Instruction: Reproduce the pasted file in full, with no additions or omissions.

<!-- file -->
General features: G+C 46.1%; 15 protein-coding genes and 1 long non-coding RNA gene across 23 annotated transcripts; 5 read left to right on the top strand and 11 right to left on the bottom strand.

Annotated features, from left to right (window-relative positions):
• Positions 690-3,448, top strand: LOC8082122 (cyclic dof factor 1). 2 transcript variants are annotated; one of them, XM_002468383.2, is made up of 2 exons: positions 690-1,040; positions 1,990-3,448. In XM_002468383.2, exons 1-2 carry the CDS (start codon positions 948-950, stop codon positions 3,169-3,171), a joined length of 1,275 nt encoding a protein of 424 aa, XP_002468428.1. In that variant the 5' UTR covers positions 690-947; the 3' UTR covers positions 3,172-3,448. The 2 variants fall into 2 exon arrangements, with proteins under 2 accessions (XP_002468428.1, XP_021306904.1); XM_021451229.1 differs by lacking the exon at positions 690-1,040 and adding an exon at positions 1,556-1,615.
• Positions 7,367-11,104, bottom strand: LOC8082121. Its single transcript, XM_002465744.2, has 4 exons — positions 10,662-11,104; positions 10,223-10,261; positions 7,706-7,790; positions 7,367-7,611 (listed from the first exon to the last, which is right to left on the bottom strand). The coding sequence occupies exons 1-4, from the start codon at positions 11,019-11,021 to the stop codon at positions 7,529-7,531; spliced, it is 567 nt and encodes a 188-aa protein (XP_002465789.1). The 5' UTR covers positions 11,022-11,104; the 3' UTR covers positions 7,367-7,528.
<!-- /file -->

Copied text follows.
General features: G+C 46.1%; 15 protein-coding genes and 1 long non-coding RNA gene across 23 annotated transcripts; 5 read left to right on the top strand and 11 right to left on the bottom strand.

Annotated features, from left to right (window-relative positions):
• Positions 690-3,448, top strand: LOC8082122 (cyclic dof factor 1). 2 transcript variants are annotated; one of them, XM_002468383.2, is made up of 2 exons: positions 690-1,040; positions 1,990-3,448. In XM_002468383.2, exons 1-2 carry the CDS (start codon positions 948-950, stop codon positions 3,169-3,171), a joined length of 1,275 nt encoding a protein of 424 aa, XP_002468428.1. In that variant the 5' UTR covers positions 690-947; the 3' UTR covers positions 3,172-3,448. The 2 variants fall into 2 exon arrangements, with proteins under 2 accessions (XP_002468428.1, XP_021306904.1); XM_021451229.1 differs by lacking the exon at positions 690-1,040 and adding an exon at positions 1,556-1,615.
• Positions 7,367-11,104, bottom strand: LOC8082121. Its single transcript, XM_002465744.2, has 4 exons — positions 10,662-11,104; positions 10,223-10,261; positions 7,706-7,790; positions 7,367-7,611 (listed from the first exon to the last, which is right to left on the bottom strand). The coding sequence occupies exons 1-4, from the start codon at positions 11,019-11,021 to the stop codon at positions 7,529-7,531; spliced, it is 567 nt and encodes a 188-aa protein (XP_002465789.1). The 5' UTR covers positions 11,022-11,104; the 3' UTR covers positions 7,367-7,528.